Disrupt or Be Disrupted (ET Telecom Blog Series)
Sanjay Kaul, Managing Director, Service Provider Business, Cisco India and SAARC
The Top priority for most CEOs across industries today is how to make their company a digital one. Almost every company is thinking of ways to become a digital company first and a physical company later. Digital business transformation is a journey to adopt and deploy digital technologies and business models to improve performance quantifiably. Critical is to grasp the need for change.
The second top of mind is the “Internet of everything” (IoE). As the IoE becomes a reality, every industry vertical is being forced to embrace the digital revolution and every business is transitioning to become a tech one. Sensors, monitors and data are getting digitized and revolutionizing the way health care, education, citizen services and even entertainment is delivered. Key here is the speed of change.
Digital disruption, which is the effect of digital technologies and business models on a company’s current value proposition, and its resulting market position, has the potential to overturn incumbents and reshape markets faster than perhaps any force in history. The difference between digital disruption and traditional competitive dynamics comes down to two main factors: the velocity of change and the high stakes involved. Digital disruptors innovate rapidly, and then use their innovations to gain market share and scale faster rather than clinging to predominantly physical business models.
Consider the case of WhatsApp, bought by Facebook in 2014 for a whopping $22 billion. WhatsApp’s overwhelming impact on the $100 billion global text messaging market delivers a powerful lesson in digital disruption. In addition to free text messaging, WhatsApp now allows users to make free mobile voice calls. However, Facebook is not only looking to disrupt the telecommunications industry. Having introduced person-to-person (P2P) payments via Facebook Messenger, the company is now poised to extend this service to WhatsApp’s 800 million users
WhatsApp is also testing a business model that would help Facebook challenge Google’s domination of the mobile advertising market by charging businesses for the right to contact its users directly. All this disruption comes from one innovative platform that has the seemingly simple function of allowing consumers to send messages to each other via smartphones for “free.”
In a way, WhatsApp’s success (or potential failure) leaves no question that the stakes are very high-not only for Facebook’s potential revenue, but also for the many companies WhatsApp disrupts. WhatsApp and other over-the-top (OTT) services are projected to drain global telecommunications companies of $386 billion in revenue between 2012 and 2018 from the use of OTT mobile voice calling alone.
Mobile, social media, cloud and data analytics are converging to bring about a digital disruption in communication. If a trajectory is drawn for the next 10 years, several network functions will be virtualized while cloud intelligence and data will bring down the cost of production.
Adoption of cloud technology will grow multifold in the coming years. Operators today have a clear agenda which is to virtualize their functions and move them on to the cloud. The technology will, in the long term help reduce cost of production. Cloud will also bring agility in time-to-market and time-to-service deliverables. While this technology will thrive, data analytics is another opportunity which will to help increase business efficiencies.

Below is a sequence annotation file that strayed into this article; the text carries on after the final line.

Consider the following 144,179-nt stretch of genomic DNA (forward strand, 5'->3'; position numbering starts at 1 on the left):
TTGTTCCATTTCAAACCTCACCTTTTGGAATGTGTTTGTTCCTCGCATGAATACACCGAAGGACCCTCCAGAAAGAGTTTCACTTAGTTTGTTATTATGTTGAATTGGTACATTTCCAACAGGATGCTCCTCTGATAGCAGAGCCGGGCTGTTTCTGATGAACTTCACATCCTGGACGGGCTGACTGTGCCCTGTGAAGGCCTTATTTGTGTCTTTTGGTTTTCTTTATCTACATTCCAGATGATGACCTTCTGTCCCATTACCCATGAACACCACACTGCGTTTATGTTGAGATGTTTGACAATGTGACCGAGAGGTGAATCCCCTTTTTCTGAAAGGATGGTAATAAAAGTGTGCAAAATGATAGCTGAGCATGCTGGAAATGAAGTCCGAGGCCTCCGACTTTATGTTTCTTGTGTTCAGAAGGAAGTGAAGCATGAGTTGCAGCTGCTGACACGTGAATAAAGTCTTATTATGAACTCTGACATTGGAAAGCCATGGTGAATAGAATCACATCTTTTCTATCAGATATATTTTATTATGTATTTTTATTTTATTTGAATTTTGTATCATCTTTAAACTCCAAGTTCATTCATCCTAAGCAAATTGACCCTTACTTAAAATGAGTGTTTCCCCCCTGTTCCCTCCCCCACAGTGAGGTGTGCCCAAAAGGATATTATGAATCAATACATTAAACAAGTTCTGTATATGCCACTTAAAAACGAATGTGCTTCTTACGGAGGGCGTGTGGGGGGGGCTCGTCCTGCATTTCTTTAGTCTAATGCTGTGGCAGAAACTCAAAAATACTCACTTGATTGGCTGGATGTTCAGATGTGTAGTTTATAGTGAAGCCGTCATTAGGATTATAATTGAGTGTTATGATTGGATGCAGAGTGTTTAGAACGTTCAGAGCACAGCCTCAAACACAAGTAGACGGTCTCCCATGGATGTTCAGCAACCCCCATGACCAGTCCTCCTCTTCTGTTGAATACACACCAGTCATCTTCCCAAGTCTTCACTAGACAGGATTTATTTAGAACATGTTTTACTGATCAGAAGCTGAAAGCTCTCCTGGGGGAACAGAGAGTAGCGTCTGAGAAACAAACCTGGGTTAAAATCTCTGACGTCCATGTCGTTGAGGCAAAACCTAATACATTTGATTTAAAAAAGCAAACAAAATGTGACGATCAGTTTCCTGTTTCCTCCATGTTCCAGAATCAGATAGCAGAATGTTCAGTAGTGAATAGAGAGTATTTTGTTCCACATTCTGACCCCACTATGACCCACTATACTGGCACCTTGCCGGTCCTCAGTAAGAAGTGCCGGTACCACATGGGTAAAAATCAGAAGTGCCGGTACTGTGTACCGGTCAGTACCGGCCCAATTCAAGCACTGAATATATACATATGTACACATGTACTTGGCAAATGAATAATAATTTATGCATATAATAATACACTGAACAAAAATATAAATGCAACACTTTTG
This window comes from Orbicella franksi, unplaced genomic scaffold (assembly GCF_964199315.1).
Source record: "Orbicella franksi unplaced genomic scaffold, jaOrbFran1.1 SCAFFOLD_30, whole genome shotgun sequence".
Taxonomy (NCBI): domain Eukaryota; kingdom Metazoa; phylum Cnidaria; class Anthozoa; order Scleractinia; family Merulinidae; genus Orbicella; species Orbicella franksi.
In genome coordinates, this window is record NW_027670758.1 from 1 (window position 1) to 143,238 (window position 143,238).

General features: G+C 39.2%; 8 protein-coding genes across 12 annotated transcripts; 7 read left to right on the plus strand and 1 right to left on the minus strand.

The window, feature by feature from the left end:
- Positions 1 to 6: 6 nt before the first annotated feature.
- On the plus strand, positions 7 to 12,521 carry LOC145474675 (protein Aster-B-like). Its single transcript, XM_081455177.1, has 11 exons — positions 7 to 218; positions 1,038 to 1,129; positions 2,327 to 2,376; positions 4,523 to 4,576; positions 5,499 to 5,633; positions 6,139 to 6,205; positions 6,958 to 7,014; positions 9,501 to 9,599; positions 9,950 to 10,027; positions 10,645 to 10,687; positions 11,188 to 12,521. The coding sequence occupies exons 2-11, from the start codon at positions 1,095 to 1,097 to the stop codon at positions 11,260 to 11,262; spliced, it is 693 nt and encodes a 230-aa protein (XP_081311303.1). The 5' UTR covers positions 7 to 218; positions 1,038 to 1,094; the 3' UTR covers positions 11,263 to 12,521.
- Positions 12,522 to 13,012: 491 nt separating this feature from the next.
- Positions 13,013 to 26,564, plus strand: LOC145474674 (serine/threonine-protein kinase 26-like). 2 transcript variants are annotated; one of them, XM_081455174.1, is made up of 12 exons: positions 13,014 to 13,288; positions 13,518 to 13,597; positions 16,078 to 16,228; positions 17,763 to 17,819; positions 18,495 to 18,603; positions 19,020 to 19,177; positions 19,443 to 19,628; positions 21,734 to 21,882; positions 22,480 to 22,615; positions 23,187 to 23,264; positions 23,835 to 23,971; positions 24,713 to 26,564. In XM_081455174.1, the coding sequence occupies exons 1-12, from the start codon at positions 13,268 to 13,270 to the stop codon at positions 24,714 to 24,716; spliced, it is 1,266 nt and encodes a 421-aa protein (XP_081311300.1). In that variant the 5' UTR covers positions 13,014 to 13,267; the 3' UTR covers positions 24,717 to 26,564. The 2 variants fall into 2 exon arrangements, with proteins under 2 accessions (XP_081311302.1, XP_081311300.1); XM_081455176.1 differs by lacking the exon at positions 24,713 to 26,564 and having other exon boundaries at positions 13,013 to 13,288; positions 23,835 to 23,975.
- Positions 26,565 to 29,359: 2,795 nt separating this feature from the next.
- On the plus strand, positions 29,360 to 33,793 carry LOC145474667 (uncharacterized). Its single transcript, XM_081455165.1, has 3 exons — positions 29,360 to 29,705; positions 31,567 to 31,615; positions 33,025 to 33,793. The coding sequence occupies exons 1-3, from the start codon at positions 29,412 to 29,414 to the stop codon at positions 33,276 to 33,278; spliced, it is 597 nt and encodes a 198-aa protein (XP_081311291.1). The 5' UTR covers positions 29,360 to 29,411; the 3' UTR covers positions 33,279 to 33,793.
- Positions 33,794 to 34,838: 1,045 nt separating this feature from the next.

According to a report released by the Global Center for Digital Business Transformation (DBT Center), an initiative between Cisco and the International Institute of Management Development (IMD), digital disruption will displace approximately 40 percent of incumbent companies in each of the 12 industries studied within the next five years.
Among the 12 industries highlighted in the report, Technology Products & Services has the highest potential for disruption over the next five years. The report shows data-driven industries in general including elecommunications, Financial Services, Media & Entertainment and Retail top the disruption potential list. According to the report, these are industries that rely on technology-enabled networks to exchange digital value, including data and transactions. On average, executives from incumbent companies in all 12 industries revealed that they expect substantial change due to digital disruption, including shifts in market share within five years.
The impact of digital disruption is being felt across industries. When confronted with the specter of such disruption, companies must understand the nature of the competitive change it represents, which technologies and business models will be most disruptive, and how they themselves can address the disruption. Most business leaders expect substantial change due to digital disruption, including shifts in market share within five years.
It is not just business models that are changing, value chains and product offerings are undergoing change as well. Digitization is changing industries and increasingly blurring the lines between them. Changes start with companies being more agile, more willing to partner, and build systems and processes to accommodate that change. Combining value-cost, experience, and platform-to create disruptive new business models will bring exponential gains.
As businesses stand in the midst of digital disruption, getting success will depend on three pillars, first getting market transitions right, and obviously, digitization and the Internet of everything are at the front of that. The second is not doing the same thing for too long. Companies have to move into market adjacencies, and bring what is learned, back into their core capability. The third and the most difficult one perhaps, is for leaders to reinvent themselves - as a CIO, as a CEO and the company as a whole.